The World in Place of Itself

Bill Rasmovicz, Author . Alice James $14.95 (65p) ISBN 978-1-882295-64-7

This passionate debut from New York City–based Rasmovicz places him on an unfamiliar border, between the haunted generalities of Franz Wright and the hunted, bomb-damaged villages of Charles Simic. Rasmovicz's Polish heritage provides the collection's deep background; many poems depict the towns and fields of a wartime dream-state Eastern Europe—“fear thumping the air like a fog light.” Many of these poems find portents in crows, who represent both the history of warfare and the menace of our own personal deaths. “What tethers us to consciousness?” Rasmovicz asks, as if he would prefer never to have known. His scary landscapes, with their rivers, “looted tabernacle,” and “perfume/ ...of a neighborhood burning,” suggest a poet who cannot separate the tumult of political conflict from the “half-light of heavy overcast” in his own soul. Sometimes he lands too close to Simic, though he lacks (by far) the older poet's reserve. Rasmovicz is rarely a subtle, and often a melodramatic, writer (“desire continues/ hauling the broken cello of its body forward”). His music does not innovate—lines break on the phrase, some poems sound like speeches. And yet his images are vivid, the night of his soul dark on the page. (Sept.)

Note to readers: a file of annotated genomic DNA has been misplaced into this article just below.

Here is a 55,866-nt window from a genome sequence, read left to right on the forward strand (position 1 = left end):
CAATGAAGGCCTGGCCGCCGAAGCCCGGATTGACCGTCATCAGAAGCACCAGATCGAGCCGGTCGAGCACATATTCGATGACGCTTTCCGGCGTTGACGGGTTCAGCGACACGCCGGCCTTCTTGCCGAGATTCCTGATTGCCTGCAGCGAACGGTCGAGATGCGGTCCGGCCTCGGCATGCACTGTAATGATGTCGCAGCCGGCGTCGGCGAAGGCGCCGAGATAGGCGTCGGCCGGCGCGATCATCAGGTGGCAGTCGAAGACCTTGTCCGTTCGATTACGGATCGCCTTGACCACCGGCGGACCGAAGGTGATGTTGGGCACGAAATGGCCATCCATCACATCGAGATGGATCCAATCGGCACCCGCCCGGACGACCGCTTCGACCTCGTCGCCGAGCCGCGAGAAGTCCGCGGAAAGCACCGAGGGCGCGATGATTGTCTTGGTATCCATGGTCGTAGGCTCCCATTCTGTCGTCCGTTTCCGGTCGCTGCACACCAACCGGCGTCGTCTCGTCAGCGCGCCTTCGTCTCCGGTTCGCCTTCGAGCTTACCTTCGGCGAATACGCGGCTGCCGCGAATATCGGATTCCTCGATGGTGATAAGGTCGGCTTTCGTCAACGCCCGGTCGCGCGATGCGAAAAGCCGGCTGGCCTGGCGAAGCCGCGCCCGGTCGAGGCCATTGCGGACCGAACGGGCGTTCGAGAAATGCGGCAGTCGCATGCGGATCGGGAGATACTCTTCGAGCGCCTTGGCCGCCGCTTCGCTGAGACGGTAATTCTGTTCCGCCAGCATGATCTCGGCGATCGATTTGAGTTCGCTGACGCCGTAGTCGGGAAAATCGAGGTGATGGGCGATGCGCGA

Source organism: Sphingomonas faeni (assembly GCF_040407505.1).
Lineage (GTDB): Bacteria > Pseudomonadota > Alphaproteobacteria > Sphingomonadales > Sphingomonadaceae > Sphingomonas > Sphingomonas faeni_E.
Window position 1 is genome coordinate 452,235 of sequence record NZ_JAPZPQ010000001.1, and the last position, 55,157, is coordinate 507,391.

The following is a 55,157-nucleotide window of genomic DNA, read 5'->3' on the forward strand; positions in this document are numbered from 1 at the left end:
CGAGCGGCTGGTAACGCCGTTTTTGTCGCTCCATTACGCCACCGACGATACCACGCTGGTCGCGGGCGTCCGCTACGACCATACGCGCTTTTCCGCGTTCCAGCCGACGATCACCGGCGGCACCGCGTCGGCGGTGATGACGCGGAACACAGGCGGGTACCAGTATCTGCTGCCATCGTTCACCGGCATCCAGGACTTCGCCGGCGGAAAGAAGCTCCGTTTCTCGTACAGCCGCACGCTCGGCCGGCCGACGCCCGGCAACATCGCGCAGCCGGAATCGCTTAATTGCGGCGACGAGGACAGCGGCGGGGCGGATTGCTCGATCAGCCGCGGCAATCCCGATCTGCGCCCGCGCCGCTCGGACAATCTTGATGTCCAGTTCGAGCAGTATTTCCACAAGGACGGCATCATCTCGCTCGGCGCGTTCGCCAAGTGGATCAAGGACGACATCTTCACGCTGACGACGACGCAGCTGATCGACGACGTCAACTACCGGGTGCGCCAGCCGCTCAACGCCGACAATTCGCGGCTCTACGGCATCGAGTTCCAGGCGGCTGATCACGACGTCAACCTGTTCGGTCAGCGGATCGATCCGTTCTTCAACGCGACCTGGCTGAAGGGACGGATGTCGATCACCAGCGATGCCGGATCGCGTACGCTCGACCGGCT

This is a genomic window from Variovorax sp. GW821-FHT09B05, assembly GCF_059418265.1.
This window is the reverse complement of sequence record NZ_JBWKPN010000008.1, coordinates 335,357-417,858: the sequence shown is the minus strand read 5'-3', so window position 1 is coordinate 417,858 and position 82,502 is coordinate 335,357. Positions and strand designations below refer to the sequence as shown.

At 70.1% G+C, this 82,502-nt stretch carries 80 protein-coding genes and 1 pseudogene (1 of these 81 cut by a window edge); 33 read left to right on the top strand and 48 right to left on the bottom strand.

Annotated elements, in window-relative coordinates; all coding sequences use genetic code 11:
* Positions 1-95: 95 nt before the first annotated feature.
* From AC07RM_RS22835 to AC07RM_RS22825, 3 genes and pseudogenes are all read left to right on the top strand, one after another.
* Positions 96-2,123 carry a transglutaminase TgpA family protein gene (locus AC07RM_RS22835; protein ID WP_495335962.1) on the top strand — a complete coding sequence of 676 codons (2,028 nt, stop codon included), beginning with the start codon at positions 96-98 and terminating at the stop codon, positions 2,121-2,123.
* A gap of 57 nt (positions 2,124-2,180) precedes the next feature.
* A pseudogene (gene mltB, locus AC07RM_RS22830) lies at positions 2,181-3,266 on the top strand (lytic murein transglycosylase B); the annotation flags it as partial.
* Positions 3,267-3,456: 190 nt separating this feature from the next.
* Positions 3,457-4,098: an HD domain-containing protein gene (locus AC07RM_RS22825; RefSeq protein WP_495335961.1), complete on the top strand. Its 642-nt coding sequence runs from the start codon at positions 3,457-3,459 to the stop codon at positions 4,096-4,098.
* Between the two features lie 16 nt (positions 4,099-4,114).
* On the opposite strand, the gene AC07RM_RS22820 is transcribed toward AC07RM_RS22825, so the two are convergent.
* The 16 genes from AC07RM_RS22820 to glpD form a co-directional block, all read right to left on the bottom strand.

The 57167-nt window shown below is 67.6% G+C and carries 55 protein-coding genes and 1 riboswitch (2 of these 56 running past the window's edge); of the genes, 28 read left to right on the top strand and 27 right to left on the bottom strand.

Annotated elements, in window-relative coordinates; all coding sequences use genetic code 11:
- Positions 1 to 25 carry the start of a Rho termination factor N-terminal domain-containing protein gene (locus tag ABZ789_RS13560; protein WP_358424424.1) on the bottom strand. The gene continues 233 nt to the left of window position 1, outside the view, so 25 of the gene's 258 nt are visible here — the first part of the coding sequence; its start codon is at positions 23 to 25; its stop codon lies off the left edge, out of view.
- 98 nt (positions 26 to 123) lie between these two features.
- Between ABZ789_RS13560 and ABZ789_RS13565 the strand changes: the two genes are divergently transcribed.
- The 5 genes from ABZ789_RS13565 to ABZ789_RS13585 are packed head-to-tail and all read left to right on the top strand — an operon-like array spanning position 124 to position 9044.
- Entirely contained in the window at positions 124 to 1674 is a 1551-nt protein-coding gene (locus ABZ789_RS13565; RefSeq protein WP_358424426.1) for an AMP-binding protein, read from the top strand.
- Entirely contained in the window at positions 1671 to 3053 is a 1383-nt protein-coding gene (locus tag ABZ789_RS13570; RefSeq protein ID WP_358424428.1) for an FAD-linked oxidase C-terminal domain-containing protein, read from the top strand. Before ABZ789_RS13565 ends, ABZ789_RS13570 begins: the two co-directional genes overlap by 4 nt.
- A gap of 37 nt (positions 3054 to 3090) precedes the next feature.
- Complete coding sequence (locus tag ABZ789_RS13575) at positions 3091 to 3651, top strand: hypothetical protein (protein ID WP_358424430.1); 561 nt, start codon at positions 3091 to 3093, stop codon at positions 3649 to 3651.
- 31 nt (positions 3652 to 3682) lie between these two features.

Reviewed on: 08/20/2007
Release date: 09/01/2007
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